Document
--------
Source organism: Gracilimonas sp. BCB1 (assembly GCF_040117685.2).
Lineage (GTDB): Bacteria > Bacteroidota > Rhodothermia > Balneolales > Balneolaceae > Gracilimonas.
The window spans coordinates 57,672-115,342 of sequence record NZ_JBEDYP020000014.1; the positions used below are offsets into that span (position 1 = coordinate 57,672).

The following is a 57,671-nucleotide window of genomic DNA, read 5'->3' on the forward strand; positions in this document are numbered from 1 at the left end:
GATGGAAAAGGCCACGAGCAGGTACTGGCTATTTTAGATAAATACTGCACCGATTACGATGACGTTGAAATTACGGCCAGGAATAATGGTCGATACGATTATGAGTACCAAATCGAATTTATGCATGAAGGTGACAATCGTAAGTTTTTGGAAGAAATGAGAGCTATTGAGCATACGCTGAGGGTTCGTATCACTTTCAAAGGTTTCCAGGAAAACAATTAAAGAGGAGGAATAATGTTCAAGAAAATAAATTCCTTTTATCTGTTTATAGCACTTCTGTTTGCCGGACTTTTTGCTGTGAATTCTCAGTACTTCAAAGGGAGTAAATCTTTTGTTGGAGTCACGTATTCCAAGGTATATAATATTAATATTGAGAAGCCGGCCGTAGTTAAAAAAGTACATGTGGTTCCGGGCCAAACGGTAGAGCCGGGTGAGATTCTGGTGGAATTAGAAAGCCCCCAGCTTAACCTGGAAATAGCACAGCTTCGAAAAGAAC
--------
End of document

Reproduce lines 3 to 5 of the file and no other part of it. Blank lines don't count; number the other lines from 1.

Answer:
The window spans coordinates 57,672-115,342 of sequence record NZ_JBEDYP020000014.1; the positions used below are offsets into that span (position 1 = coordinate 57,672).

The following is a 57,671-nucleotide window of genomic DNA, read 5'->3' on the forward strand; positions in this document are numbered from 1 at the left end:
GATGGAAAAGGCCACGAGCAGGTACTGGCTATTTTAGATAAATACTGCACCGATTACGATGACGTTGAAATTACGGCCAGGAATAATGGTCGATACGATTATGAGTACCAAATCGAATTTATGCATGAAGGTGACAATCGTAAGTTTTTGGAAGAAATGAGAGCTATTGAGCATACGCTGAGGGTTCGTATCACTTTCAAAGGTTTCCAGGAAAACAATTAAAGAGGAGGAATAATGTTCAAGAAAATAAATTCCTTTTATCTGTTTATAGCACTTCTGTTTGCCGGACTTTTTGCTGTGAATTCTCAGTACTTCAAAGGGAGTAAATCTTTTGTTGGAGTCACGTATTCCAAGGTATATAATATTAATATTGAGAAGCCGGCCGTAGTTAAAAAAGTACATGTGGTTCCGGGCCAAACGGTAGAGCCGGGTGAGATTCTGGTGGAATTAGAAAGCCCCCAGCTTAACCTGGAAATAGCACAGCTTCGAAAAGAAC